And this needs to actually work. Which means it syncs the right data and handles all the concurrency stuff without leaking complexity into your app.

Electric - Sync for modern apps

So that's what we decided to build. A local-first sync layer that works with your existing data model and solves dynamic partial replication. That supports real world schema evolution and provides expressive, type-safe sync and data-access APIs.

To be honest, we also really wanted to build on our research on preserving invariants in an AP database system to do real SQL with integrity in a local-first setting (see example). Plus we wanted to build a system that's open source and designed for self-host, so it's easy to adopt without the lock-in you get from proprietary and hosted services.

We're still early stage but the code is live and the system works. You can use it today to build reactive, realtime, local-first apps. Using standard Postgres and SQLite.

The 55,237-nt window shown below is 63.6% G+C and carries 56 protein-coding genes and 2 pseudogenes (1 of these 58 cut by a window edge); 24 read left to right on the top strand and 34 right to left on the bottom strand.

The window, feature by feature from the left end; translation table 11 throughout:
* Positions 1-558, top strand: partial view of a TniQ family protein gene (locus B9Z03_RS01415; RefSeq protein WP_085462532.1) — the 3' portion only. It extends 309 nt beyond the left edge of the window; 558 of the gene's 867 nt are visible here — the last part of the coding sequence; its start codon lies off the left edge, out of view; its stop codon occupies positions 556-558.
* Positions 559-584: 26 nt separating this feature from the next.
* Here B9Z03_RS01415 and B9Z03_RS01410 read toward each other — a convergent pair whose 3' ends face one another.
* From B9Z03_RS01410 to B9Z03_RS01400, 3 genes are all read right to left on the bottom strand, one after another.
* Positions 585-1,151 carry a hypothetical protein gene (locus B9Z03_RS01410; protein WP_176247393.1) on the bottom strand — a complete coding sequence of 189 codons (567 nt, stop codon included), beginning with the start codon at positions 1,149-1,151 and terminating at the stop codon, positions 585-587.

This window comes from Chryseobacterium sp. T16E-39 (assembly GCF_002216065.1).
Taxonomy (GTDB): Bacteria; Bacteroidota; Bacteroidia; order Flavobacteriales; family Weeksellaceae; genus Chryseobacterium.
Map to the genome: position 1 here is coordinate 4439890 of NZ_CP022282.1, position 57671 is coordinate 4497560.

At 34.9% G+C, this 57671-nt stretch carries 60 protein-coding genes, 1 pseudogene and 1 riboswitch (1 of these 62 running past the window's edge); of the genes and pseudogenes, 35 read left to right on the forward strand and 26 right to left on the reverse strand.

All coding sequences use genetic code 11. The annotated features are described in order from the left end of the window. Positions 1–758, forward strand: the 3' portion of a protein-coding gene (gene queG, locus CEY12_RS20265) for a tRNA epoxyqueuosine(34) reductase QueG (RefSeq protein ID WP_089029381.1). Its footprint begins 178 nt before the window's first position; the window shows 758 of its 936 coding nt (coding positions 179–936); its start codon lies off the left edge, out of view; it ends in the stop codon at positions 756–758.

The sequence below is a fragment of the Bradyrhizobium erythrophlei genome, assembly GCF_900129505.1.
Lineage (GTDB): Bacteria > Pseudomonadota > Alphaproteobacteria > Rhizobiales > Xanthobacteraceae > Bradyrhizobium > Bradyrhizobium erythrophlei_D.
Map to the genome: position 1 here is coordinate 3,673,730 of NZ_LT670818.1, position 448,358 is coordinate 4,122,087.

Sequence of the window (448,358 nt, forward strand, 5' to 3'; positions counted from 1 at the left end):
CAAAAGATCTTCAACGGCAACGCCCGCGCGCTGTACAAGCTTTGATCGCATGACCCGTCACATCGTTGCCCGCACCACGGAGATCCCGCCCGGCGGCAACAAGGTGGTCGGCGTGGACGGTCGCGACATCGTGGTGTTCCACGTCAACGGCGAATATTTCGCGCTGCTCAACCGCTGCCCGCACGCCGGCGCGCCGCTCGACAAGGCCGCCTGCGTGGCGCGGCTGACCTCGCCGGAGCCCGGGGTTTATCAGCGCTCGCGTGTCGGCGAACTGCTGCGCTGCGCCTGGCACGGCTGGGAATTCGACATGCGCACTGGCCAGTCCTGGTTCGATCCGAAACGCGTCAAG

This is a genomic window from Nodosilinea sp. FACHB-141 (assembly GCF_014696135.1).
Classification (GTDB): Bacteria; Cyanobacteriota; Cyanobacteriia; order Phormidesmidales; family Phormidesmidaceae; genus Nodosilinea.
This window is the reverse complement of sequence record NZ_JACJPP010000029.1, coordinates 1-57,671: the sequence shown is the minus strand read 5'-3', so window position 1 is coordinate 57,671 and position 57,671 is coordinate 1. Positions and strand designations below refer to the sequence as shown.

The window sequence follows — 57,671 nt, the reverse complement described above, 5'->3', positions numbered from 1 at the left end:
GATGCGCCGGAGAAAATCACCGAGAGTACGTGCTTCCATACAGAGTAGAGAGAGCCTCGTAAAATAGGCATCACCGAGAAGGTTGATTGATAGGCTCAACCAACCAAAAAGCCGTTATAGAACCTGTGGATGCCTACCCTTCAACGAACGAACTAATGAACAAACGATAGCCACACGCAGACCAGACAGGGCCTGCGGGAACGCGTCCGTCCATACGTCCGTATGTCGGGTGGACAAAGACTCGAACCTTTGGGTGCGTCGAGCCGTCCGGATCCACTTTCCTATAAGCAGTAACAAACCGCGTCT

Reactive, realtime, local-first apps

By sync layer, we mean bi-directional active-active replication with transactional causal+ consistency between Postgres in the cloud (usually!) and SQLite on the local-device.

Apps read and write data directly from and to a local embedded SQLite database. Writes immediately trigger reactivity, so data is visible and components re-render instantly. Data then syncs in the background through Postgres, in realtime, between users and devices.

As a result, apps built with Electric feel instant to use, naturally support realtime multi-user collaboration and default to working offline. Because it's a conflict-free and rollback-free system, apps naturally also handle concurrency and overlapping writes.

Open source, self-host

The code is Apache 2.0 licensed. The server-side component is a horizontally scalable Elixir web service with no complex durability requirements. There are instructions to run yourself using Docker, Fly, Kubernetes, etc.

Directly on Postgres